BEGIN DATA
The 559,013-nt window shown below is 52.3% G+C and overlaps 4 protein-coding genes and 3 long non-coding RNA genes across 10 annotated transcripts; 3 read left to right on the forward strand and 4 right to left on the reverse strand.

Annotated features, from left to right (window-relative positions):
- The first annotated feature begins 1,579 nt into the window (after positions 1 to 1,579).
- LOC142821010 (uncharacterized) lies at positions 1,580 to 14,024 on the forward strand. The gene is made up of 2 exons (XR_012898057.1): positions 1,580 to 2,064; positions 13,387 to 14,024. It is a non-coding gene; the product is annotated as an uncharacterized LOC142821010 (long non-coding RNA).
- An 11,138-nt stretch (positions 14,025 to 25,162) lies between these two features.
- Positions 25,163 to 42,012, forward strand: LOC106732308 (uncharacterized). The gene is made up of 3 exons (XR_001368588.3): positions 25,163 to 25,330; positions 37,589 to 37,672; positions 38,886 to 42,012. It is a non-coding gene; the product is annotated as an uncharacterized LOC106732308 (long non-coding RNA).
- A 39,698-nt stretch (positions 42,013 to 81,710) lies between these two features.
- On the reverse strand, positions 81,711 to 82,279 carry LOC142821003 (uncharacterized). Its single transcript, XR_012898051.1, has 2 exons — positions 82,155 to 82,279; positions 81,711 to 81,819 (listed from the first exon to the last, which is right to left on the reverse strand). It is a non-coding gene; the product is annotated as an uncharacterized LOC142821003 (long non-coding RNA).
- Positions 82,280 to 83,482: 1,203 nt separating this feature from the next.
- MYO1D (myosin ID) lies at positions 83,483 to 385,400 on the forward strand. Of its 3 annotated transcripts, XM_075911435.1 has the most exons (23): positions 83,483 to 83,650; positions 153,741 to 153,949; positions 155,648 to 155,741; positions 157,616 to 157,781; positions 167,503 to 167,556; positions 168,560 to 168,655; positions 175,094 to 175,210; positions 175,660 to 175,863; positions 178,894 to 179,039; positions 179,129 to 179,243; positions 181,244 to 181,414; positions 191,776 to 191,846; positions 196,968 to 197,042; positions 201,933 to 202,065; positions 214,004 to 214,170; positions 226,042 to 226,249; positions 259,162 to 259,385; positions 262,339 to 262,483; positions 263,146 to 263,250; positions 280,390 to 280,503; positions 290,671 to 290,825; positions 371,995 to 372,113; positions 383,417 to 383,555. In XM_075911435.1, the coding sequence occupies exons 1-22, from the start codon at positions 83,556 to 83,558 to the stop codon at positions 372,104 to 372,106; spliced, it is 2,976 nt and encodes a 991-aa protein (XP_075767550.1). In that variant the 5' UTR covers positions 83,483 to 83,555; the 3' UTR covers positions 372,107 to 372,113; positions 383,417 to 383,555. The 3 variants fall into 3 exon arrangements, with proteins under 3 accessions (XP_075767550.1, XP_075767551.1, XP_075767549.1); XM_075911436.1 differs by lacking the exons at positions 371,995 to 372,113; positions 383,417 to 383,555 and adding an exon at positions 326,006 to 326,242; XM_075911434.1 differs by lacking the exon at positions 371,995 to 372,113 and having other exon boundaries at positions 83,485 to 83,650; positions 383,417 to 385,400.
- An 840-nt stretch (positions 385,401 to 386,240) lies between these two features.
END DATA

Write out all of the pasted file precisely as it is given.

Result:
The 559,013-nt window shown below is 52.3% G+C and overlaps 4 protein-coding genes and 3 long non-coding RNA genes across 10 annotated transcripts; 3 read left to right on the forward strand and 4 right to left on the reverse strand.

Annotated features, from left to right (window-relative positions):
- The first annotated feature begins 1,579 nt into the window (after positions 1 to 1,579).
- LOC142821010 (uncharacterized) lies at positions 1,580 to 14,024 on the forward strand. The gene is made up of 2 exons (XR_012898057.1): positions 1,580 to 2,064; positions 13,387 to 14,024. It is a non-coding gene; the product is annotated as an uncharacterized LOC142821010 (long non-coding RNA).
- An 11,138-nt stretch (positions 14,025 to 25,162) lies between these two features.
- Positions 25,163 to 42,012, forward strand: LOC106732308 (uncharacterized). The gene is made up of 3 exons (XR_001368588.3): positions 25,163 to 25,330; positions 37,589 to 37,672; positions 38,886 to 42,012. It is a non-coding gene; the product is annotated as an uncharacterized LOC106732308 (long non-coding RNA).
- A 39,698-nt stretch (positions 42,013 to 81,710) lies between these two features.
- On the reverse strand, positions 81,711 to 82,279 carry LOC142821003 (uncharacterized). Its single transcript, XR_012898051.1, has 2 exons — positions 82,155 to 82,279; positions 81,711 to 81,819 (listed from the first exon to the last, which is right to left on the reverse strand). It is a non-coding gene; the product is annotated as an uncharacterized LOC142821003 (long non-coding RNA).
- Positions 82,280 to 83,482: 1,203 nt separating this feature from the next.
- MYO1D (myosin ID) lies at positions 83,483 to 385,400 on the forward strand. Of its 3 annotated transcripts, XM_075911435.1 has the most exons (23): positions 83,483 to 83,650; positions 153,741 to 153,949; positions 155,648 to 155,741; positions 157,616 to 157,781; positions 167,503 to 167,556; positions 168,560 to 168,655; positions 175,094 to 175,210; positions 175,660 to 175,863; positions 178,894 to 179,039; positions 179,129 to 179,243; positions 181,244 to 181,414; positions 191,776 to 191,846; positions 196,968 to 197,042; positions 201,933 to 202,065; positions 214,004 to 214,170; positions 226,042 to 226,249; positions 259,162 to 259,385; positions 262,339 to 262,483; positions 263,146 to 263,250; positions 280,390 to 280,503; positions 290,671 to 290,825; positions 371,995 to 372,113; positions 383,417 to 383,555. In XM_075911435.1, the coding sequence occupies exons 1-22, from the start codon at positions 83,556 to 83,558 to the stop codon at positions 372,104 to 372,106; spliced, it is 2,976 nt and encodes a 991-aa protein (XP_075767550.1). In that variant the 5' UTR covers positions 83,483 to 83,555; the 3' UTR covers positions 372,107 to 372,113; positions 383,417 to 383,555. The 3 variants fall into 3 exon arrangements, with proteins under 3 accessions (XP_075767550.1, XP_075767551.1, XP_075767549.1); XM_075911436.1 differs by lacking the exons at positions 371,995 to 372,113; positions 383,417 to 383,555 and adding an exon at positions 326,006 to 326,242; XM_075911434.1 differs by lacking the exon at positions 371,995 to 372,113 and having other exon boundaries at positions 83,485 to 83,650; positions 383,417 to 385,400.
- An 840-nt stretch (positions 385,401 to 386,240) lies between these two features.